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.Net Framework class library: This class library includes predefined sets of functionality that developers can use in their own applications. The library consists of three key components: o ASP.NET o Windows Forms o ADO.NET The .Net Framework provides a number of advantages such as fewer lines of code, complete compilation, ease of deployment, web settings and web.config, and caching. By fewer lines of code, we mean that .Net Framework allows developers to use Web controls, thereby spending more time in implementing application design and the general flow of application. Another important part of .Net Framework is that everything including Web controls, Web forms, and server-side blocks of code are compiled when a page is requested for compilation. Ease of deployment refers to the concept that components in .Net Framework can be compiled on your machine and then uploaded with all the pages in the /bin directory. Unlike a web-application in ASP, where pages have to be uploaded and the components of the pages have to be registered with the operating system, the components in a web-application in .Net Framework need not be registered. Web settings means the configuration of .Net applications that can be accomplished through web.config, an XML based file. Because a web.config file is in XML, it is easy to understand and it is also programmatically modifiable. When a web.config file is modified the machine detects the changes immediately. This enables quick configuration of .Net applications. Caching is the term used to describe the process of collecting commonly accessed data into memory for quick retrieval. .Net Framework support three types of caching: output caching, data caching, and fragment caching.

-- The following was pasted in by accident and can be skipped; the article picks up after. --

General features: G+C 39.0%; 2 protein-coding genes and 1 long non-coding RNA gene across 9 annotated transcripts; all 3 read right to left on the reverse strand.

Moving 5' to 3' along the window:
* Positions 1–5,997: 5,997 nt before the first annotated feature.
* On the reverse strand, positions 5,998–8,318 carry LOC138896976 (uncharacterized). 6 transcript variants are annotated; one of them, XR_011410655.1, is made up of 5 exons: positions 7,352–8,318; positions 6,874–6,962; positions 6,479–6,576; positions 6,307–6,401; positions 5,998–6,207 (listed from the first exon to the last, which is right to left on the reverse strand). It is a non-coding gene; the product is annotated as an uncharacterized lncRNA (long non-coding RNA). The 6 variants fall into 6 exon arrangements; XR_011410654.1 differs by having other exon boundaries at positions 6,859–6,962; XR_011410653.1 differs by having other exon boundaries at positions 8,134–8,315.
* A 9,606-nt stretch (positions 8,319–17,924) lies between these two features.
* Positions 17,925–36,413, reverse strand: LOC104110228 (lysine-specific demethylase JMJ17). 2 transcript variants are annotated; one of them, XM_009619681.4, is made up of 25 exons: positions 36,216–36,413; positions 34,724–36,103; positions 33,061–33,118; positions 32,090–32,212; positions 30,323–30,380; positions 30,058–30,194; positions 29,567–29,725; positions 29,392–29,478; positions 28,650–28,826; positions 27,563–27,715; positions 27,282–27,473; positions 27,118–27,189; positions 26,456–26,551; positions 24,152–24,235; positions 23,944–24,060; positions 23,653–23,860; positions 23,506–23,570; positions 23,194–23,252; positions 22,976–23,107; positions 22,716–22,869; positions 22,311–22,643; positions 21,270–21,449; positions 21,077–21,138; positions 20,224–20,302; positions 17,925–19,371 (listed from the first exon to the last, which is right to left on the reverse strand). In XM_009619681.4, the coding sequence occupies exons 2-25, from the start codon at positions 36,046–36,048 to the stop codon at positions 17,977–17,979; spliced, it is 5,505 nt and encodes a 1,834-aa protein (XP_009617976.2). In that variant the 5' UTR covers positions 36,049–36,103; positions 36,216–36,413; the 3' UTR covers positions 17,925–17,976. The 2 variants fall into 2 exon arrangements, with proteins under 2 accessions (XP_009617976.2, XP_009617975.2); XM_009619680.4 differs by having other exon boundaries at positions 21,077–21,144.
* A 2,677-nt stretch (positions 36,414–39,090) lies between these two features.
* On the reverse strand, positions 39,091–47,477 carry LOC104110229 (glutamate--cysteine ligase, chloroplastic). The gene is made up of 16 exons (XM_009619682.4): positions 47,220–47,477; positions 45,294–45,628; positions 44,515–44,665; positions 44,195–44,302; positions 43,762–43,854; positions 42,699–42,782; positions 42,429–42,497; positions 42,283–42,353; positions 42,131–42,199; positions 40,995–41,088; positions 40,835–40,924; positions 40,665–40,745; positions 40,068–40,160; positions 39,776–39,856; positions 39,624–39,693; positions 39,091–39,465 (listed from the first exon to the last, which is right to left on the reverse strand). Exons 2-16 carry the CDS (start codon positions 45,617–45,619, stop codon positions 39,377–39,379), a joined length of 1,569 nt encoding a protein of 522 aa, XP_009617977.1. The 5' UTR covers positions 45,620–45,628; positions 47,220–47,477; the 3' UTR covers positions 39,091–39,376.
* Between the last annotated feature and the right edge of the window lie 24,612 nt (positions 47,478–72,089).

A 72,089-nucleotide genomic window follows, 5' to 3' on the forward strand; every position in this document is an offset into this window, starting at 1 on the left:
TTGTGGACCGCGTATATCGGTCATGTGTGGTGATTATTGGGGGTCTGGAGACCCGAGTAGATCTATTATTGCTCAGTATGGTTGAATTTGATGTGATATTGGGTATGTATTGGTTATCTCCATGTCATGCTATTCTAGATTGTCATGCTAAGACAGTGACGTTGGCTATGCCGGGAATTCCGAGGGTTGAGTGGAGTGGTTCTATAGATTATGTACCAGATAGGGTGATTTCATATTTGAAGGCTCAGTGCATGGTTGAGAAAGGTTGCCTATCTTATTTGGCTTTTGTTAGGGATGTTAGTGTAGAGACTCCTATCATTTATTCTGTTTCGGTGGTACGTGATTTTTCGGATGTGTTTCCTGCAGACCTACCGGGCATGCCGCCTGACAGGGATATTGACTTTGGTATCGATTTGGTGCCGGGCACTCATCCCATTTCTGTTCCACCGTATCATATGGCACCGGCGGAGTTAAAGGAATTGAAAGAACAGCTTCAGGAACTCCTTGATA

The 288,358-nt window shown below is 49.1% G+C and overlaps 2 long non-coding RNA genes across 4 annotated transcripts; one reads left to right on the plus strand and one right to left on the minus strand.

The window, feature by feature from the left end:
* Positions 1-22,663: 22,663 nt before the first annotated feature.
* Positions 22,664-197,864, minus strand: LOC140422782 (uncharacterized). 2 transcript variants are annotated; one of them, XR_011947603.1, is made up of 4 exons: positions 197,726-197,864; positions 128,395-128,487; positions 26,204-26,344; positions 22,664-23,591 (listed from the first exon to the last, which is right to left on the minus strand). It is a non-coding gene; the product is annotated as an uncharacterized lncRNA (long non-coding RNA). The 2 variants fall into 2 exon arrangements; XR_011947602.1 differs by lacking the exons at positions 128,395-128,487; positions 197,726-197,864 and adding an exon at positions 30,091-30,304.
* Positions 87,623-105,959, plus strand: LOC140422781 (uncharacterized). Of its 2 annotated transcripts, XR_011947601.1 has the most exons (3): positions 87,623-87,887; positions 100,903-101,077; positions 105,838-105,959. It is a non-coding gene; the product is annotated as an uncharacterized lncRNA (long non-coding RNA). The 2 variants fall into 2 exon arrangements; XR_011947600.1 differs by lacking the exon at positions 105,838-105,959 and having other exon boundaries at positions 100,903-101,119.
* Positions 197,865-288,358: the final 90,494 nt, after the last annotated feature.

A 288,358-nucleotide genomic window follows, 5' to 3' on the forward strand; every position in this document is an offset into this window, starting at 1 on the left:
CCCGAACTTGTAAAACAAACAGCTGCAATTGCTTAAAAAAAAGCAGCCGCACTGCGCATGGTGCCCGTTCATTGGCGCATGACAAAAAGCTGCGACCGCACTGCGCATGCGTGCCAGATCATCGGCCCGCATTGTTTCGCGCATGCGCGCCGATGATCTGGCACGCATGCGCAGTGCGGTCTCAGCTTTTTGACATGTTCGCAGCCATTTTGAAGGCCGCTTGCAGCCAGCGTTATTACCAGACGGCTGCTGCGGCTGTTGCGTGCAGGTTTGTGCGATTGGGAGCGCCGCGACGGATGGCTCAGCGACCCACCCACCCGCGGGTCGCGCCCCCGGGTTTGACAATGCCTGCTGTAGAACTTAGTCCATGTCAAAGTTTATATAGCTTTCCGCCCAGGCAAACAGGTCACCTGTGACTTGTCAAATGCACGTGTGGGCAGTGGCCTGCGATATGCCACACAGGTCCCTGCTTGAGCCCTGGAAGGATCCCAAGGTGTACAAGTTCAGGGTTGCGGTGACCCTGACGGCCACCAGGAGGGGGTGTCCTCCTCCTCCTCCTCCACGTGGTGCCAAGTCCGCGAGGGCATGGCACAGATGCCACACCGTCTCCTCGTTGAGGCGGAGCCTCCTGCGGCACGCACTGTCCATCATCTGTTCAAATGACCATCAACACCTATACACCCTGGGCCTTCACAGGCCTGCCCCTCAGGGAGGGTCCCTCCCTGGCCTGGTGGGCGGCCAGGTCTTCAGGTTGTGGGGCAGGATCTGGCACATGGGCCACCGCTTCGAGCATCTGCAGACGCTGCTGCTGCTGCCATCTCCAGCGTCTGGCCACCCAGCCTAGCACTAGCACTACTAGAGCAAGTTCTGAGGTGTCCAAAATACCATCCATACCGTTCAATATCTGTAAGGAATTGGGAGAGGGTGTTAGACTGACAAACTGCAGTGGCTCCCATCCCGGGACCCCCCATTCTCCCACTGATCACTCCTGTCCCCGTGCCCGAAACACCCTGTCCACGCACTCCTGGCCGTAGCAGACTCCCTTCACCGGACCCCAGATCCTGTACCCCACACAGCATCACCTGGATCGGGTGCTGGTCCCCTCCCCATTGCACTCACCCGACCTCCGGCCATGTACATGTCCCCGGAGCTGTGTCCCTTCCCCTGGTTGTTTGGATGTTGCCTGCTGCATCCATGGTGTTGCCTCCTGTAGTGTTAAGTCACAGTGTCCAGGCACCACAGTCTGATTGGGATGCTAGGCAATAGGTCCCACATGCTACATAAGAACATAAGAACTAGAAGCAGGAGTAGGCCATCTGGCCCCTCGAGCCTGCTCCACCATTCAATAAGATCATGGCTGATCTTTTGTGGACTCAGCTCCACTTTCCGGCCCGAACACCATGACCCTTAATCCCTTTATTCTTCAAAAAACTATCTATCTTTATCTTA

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Why .NET Framework required?
The creation of the .NET Framework reflects what has been learned over the years about the typical challenges that programmers face and useful approaches to those challenges. Individual programming languages and tools led the way in proving the viability of features such as strong data typing, garbage-collected memory management, exception-based error handling, virtual machine architectures, and comprehensive class libraries. Visual Basic, Powerbuilder, the C++ Standard Template Library (STL), and other languages each implemented at least some of these features, but the Java language and its frameworks J2SE and J2EE became the most notable competitive threat to Microsoft. After failed attempts to include a modified form of Java with Windows, Microsoft set out to create its own products that incorporated the best features of that and other languages. The effort resulted in the Microsoft .NET Framework and its accompanying programming languages and tools.

Design goals and principal features
The .NET Framework was designed with several intentions: